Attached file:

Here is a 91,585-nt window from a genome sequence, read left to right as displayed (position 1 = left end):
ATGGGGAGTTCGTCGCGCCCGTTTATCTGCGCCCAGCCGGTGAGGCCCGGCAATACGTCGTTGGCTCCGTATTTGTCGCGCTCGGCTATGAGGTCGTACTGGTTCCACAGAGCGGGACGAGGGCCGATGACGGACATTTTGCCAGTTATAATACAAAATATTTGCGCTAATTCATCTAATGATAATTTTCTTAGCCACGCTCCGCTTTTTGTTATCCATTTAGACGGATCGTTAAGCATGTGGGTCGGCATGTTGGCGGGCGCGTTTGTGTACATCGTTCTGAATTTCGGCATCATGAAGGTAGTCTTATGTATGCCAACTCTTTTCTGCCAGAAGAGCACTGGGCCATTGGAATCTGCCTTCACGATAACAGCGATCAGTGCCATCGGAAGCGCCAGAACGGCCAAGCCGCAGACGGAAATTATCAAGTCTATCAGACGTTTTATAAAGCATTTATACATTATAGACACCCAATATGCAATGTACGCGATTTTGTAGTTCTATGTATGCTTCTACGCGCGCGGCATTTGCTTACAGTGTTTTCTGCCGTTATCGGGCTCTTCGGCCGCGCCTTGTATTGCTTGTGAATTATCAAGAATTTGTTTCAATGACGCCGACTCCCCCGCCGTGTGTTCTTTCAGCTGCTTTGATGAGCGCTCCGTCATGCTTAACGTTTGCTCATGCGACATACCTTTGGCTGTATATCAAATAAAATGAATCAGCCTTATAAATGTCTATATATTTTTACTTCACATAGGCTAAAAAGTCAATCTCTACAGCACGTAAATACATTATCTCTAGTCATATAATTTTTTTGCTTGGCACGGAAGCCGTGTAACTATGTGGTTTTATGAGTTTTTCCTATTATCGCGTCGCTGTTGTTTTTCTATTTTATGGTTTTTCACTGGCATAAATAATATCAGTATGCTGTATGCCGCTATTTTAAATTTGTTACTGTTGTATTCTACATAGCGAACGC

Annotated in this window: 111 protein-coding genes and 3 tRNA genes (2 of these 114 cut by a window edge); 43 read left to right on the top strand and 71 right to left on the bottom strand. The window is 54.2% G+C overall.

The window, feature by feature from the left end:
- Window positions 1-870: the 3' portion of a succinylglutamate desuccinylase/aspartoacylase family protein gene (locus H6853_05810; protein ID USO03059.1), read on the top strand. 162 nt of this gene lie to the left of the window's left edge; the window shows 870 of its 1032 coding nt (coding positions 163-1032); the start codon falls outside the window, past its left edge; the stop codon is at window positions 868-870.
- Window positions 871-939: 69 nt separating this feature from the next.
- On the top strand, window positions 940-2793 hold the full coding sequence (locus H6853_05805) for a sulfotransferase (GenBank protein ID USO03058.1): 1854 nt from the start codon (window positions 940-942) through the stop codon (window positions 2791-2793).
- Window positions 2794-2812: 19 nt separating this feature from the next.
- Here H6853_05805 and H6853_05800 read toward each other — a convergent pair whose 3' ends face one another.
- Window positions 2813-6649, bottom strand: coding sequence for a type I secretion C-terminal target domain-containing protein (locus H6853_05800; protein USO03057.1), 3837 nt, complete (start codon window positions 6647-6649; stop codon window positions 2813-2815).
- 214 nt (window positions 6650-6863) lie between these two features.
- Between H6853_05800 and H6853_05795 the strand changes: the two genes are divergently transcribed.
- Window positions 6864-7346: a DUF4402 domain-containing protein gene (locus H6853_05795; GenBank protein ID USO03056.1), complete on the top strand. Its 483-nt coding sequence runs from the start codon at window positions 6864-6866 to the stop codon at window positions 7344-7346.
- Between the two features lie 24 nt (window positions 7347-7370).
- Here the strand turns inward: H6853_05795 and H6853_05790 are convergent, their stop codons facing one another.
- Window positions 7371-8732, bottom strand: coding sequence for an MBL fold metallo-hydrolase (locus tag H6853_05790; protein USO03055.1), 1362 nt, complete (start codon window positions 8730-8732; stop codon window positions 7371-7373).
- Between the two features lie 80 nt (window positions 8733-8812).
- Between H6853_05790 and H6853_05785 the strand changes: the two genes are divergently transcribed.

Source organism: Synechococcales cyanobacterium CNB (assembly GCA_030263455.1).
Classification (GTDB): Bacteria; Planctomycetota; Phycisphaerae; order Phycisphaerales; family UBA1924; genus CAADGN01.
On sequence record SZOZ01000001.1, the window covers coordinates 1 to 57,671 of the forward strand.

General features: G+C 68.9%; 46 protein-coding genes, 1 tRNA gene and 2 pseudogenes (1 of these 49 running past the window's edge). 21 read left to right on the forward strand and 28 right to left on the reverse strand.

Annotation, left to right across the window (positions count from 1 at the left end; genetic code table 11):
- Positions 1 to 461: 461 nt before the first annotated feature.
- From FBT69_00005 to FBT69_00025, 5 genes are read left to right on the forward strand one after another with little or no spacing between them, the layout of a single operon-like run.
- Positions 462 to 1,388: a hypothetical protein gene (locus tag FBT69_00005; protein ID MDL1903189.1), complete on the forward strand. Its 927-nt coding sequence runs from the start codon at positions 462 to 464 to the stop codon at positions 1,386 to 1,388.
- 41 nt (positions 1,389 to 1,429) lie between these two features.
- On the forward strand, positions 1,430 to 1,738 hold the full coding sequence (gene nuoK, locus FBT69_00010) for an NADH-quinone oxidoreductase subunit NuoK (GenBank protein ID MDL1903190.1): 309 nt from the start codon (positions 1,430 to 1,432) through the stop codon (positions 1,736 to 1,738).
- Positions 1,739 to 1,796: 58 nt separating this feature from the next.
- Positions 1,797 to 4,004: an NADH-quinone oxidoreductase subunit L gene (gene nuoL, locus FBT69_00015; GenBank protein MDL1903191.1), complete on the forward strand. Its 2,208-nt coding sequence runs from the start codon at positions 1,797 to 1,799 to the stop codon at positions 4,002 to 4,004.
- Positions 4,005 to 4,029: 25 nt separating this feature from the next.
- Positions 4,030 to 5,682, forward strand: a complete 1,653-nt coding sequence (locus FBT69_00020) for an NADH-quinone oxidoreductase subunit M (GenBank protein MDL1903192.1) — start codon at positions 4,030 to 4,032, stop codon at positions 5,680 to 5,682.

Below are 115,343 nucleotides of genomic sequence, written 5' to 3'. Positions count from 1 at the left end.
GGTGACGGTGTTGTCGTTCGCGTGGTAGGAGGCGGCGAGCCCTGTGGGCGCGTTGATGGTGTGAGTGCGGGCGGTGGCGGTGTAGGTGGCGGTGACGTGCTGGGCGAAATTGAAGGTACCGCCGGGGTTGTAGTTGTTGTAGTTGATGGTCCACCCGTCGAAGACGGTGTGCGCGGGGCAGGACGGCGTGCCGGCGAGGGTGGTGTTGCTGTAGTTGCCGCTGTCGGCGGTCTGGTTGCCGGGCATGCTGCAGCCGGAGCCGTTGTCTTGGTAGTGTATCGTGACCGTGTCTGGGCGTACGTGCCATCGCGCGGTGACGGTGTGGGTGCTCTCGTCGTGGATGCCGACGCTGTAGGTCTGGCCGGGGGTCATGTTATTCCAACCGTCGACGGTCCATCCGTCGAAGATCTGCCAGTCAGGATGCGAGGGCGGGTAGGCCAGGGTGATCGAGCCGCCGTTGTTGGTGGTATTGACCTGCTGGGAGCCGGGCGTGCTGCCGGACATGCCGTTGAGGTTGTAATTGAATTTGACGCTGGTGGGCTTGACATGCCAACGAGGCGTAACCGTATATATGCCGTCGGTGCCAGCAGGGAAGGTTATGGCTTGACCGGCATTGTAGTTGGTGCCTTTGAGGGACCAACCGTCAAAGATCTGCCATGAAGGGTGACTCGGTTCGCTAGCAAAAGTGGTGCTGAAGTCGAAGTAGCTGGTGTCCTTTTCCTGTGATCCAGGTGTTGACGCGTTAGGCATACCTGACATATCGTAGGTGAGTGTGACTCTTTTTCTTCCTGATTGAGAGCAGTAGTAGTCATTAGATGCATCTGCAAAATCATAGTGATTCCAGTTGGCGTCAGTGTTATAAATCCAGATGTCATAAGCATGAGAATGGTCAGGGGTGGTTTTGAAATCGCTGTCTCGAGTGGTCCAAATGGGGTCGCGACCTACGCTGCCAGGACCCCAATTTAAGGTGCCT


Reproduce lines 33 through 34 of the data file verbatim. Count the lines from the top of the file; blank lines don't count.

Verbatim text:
Below are 115,343 nucleotides of genomic sequence, written 5' to 3'. Positions count from 1 at the left end.
GGTGACGGTGTTGTCGTTCGCGTGGTAGGAGGCGGCGAGCCCTGTGGGCGCGTTGATGGTGTGAGTGCGGGCGGTGGCGGTGTAGGTGGCGGTGACGTGCTGGGCGAAATTGAAGGTACCGCCGGGGTTGTAGTTGTTGTAGTTGATGGTCCACCCGTCGAAGACGGTGTGCGCGGGGCAGGACGGCGTGCCGGCGAGGGTGGTGTTGCTGTAGTTGCCGCTGTCGGCGGTCTGGTTGCCGGGCATGCTGCAGCCGGAGCCGTTGTCTTGGTAGTGTATCGTGACCGTGTCTGGGCGTACGTGCCATCGCGCGGTGACGGTGTGGGTGCTCTCGTCGTGGATGCCGACGCTGTAGGTCTGGCCGGGGGTCATGTTATTCCAACCGTCGACGGTCCATCCGTCGAAGATCTGCCAGTCAGGATGCGAGGGCGGGTAGGCCAGGGTGATCGAGCCGCCGTTGTTGGTGGTATTGACCTGCTGGGAGCCGGGCGTGCTGCCGGACATGCCGTTGAGGTTGTAATTGAATTTGACGCTGGTGGGCTTGACATGCCAACGAGGCGTAACCGTATATATGCCGTCGGTGCCAGCAGGGAAGGTTATGGCTTGACCGGCATTGTAGTTGGTGCCTTTGAGGGACCAACCGTCAAAGATCTGCCATGAAGGGTGACTCGGTTCGCTAGCAAAAGTGGTGCTGAAGTCGAAGTAGCTGGTGTCCTTTTCCTGTGATCCAGGTGTTGACGCGTTAGGCATACCTGACATATCGTAGGTGAGTGTGACTCTTTTTCTTCCTGATTGAGAGCAGTAGTAGTCATTAGATGCATCTGCAAAATCATAGTGATTCCAGTTGGCGTCAGTGTTATAAATCCAGATGTCATAAGCATGAGAATGGTCAGGGGTGGTTTTGAAATCGCTGTCTCGAGTGGTCCAAATGGGGTCGCGACCTACGCTGCCAGGACCCCAATTTAAGGTGCCT